The concept of a "good death" has been hotly debated in medical circles for decades. This volume delves into the possibility and desirability of a "good death" by presenting the psychosocial measures of care as a crucial component, such as religion, existentialism, hope and meaning-making. The volume also focuses on oncologic psychiatry and the influence of technology as a means to alleviate pain and suffering, and potentially provide relief to those at the end of life. Such initiatives are aimed at diminishing pain and are socially bolstering and emotionally comforting to ensure a peaceful closure with life as opposed to a battle waged.
Utilizing the most recent information from medical journals and books to present the latest on healthcare and dying today, this volume crosses the boundaries of thanatology, psychology, religion, spirituality, medical ethics and public health.
Table of Contents
Introduction Part I: Aspects of Death and Dying 1. Western Attitudes to Death 2. Twenty-First Century Death: Social and Political Priorities and the Good Death 3. End-of-Life Care & the Good Death 4. The Philosophy of Hospice Care, the Practice of Palliative Medicine, & the Good Death Part II: Psychosocial Interventions to Promote a Good Death 5. The Psychological Viewpoint 6. Spirituality, Religion and the Good Death 7. Psychotherapeutic Interventions in End-of-Life Care Part III: Characterizing the Concept of the Good Death 8. What Promise Exists for a Good Death?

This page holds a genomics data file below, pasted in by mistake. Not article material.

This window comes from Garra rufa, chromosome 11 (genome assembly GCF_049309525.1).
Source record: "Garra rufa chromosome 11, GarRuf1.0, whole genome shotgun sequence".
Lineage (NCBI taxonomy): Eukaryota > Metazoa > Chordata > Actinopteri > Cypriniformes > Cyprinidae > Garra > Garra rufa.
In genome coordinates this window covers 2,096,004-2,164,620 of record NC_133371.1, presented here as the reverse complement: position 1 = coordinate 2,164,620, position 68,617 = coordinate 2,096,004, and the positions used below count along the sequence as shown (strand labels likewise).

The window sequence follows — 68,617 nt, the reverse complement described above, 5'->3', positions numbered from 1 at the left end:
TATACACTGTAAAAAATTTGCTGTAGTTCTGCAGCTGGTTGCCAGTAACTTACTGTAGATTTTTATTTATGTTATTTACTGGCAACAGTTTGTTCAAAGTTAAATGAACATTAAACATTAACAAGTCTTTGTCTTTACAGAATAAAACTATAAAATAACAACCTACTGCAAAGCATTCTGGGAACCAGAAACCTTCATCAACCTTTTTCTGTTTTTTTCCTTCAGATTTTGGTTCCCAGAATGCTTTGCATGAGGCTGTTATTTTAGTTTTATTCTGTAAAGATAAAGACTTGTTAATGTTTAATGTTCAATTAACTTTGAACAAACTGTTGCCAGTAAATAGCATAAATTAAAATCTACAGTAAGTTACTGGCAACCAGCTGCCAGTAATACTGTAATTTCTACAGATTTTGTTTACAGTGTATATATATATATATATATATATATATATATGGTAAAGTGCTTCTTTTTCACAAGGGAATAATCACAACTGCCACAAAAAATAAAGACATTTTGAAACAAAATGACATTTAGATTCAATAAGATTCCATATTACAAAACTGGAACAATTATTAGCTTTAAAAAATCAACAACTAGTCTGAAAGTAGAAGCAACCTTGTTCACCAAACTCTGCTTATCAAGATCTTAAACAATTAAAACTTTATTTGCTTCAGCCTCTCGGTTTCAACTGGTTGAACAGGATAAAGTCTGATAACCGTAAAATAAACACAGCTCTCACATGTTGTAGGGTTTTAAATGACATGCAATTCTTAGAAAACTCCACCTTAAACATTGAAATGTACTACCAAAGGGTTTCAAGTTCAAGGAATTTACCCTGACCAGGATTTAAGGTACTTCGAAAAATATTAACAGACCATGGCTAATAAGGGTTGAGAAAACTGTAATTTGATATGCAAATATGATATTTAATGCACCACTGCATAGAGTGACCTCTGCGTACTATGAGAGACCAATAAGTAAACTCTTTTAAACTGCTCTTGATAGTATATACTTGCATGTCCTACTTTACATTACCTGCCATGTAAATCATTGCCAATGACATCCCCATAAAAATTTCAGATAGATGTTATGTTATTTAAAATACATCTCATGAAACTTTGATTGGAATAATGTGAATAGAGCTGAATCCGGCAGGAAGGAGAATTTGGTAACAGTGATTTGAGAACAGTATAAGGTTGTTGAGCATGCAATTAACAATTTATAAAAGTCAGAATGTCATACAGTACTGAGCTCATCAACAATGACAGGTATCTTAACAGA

Peggy Sturman Gordon received her second Master’s degree in Thanatology from Brooklyn College. In addition, she is a trained art and horticultural therapist and has worked with the geriatric population for more than a decade.
"This is a well–written synopsis of the history and our current state of thinking about what constitutes a Good Death. The first thing that drew me in was her frequent quotation or reference to people I have come to respect—Ira Byock, Christina Puchalski, Balfour Mount, Cicely Saunders, Allan Kellehear, Atul Gawande, Harvey Chochinov, Bill Breitbart—to mention a few. The second was that the text was brief, to the point, and well referenced...I would recommend this book to anyone who works in Palliative Care as a good summary of where we are at in looking after the patient’s interests. Which is what we are meant to be doing."
Roger Woodruff, Hospice Care Newsletter